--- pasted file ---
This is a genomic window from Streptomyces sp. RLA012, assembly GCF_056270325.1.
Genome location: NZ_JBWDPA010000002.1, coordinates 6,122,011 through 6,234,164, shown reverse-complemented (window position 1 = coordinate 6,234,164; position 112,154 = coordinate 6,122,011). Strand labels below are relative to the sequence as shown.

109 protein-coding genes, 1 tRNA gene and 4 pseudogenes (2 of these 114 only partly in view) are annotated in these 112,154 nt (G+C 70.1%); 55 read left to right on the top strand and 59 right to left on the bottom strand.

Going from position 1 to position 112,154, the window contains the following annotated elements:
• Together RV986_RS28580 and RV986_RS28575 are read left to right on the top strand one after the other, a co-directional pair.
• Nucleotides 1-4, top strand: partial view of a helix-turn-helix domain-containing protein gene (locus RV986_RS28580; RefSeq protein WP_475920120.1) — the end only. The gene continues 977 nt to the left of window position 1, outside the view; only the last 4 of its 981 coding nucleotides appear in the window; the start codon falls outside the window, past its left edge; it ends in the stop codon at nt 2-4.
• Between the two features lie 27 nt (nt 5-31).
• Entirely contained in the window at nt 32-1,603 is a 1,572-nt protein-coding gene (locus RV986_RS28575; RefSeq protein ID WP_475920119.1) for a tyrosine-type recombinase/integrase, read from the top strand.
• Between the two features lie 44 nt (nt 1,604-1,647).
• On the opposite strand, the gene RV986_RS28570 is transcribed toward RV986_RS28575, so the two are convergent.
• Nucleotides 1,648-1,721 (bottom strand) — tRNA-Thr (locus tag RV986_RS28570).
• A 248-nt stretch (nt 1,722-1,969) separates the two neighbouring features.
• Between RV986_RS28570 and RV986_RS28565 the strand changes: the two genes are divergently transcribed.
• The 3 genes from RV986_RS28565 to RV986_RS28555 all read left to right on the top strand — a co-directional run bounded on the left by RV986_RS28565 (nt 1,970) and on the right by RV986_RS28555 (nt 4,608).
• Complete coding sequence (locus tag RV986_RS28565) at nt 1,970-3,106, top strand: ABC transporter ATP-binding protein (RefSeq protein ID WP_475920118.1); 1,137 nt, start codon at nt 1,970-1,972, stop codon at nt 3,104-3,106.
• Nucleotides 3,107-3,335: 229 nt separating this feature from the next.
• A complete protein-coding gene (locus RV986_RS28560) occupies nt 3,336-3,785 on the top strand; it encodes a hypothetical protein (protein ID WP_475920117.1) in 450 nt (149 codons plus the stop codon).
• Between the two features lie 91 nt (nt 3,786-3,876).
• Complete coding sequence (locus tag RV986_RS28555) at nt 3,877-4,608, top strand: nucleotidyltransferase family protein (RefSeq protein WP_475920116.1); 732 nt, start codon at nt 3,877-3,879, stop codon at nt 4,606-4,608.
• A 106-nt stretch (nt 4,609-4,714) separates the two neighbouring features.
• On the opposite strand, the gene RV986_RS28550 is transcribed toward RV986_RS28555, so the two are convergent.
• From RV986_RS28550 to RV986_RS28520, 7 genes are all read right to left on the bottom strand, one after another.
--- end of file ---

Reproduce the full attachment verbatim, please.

This is a genomic window from Streptomyces sp. RLA012, assembly GCF_056270325.1.
Genome location: NZ_JBWDPA010000002.1, coordinates 6,122,011 through 6,234,164, shown reverse-complemented (window position 1 = coordinate 6,234,164; position 112,154 = coordinate 6,122,011). Strand labels below are relative to the sequence as shown.

109 protein-coding genes, 1 tRNA gene and 4 pseudogenes (2 of these 114 only partly in view) are annotated in these 112,154 nt (G+C 70.1%); 55 read left to right on the top strand and 59 right to left on the bottom strand.

Going from position 1 to position 112,154, the window contains the following annotated elements:
• Together RV986_RS28580 and RV986_RS28575 are read left to right on the top strand one after the other, a co-directional pair.
• Nucleotides 1-4, top strand: partial view of a helix-turn-helix domain-containing protein gene (locus RV986_RS28580; RefSeq protein WP_475920120.1) — the end only. The gene continues 977 nt to the left of window position 1, outside the view; only the last 4 of its 981 coding nucleotides appear in the window; the start codon falls outside the window, past its left edge; it ends in the stop codon at nt 2-4.
• Between the two features lie 27 nt (nt 5-31).
• Entirely contained in the window at nt 32-1,603 is a 1,572-nt protein-coding gene (locus RV986_RS28575; RefSeq protein ID WP_475920119.1) for a tyrosine-type recombinase/integrase, read from the top strand.
• Between the two features lie 44 nt (nt 1,604-1,647).
• On the opposite strand, the gene RV986_RS28570 is transcribed toward RV986_RS28575, so the two are convergent.
• Nucleotides 1,648-1,721 (bottom strand) — tRNA-Thr (locus tag RV986_RS28570).
• A 248-nt stretch (nt 1,722-1,969) separates the two neighbouring features.
• Between RV986_RS28570 and RV986_RS28565 the strand changes: the two genes are divergently transcribed.
• The 3 genes from RV986_RS28565 to RV986_RS28555 all read left to right on the top strand — a co-directional run bounded on the left by RV986_RS28565 (nt 1,970) and on the right by RV986_RS28555 (nt 4,608).
• Complete coding sequence (locus tag RV986_RS28565) at nt 1,970-3,106, top strand: ABC transporter ATP-binding protein (RefSeq protein ID WP_475920118.1); 1,137 nt, start codon at nt 1,970-1,972, stop codon at nt 3,104-3,106.
• Nucleotides 3,107-3,335: 229 nt separating this feature from the next.
• A complete protein-coding gene (locus RV986_RS28560) occupies nt 3,336-3,785 on the top strand; it encodes a hypothetical protein (protein ID WP_475920117.1) in 450 nt (149 codons plus the stop codon).
• Between the two features lie 91 nt (nt 3,786-3,876).
• Complete coding sequence (locus tag RV986_RS28555) at nt 3,877-4,608, top strand: nucleotidyltransferase family protein (RefSeq protein WP_475920116.1); 732 nt, start codon at nt 3,877-3,879, stop codon at nt 4,606-4,608.
• A 106-nt stretch (nt 4,609-4,714) separates the two neighbouring features.
• On the opposite strand, the gene RV986_RS28550 is transcribed toward RV986_RS28555, so the two are convergent.
• From RV986_RS28550 to RV986_RS28520, 7 genes are all read right to left on the bottom strand, one after another.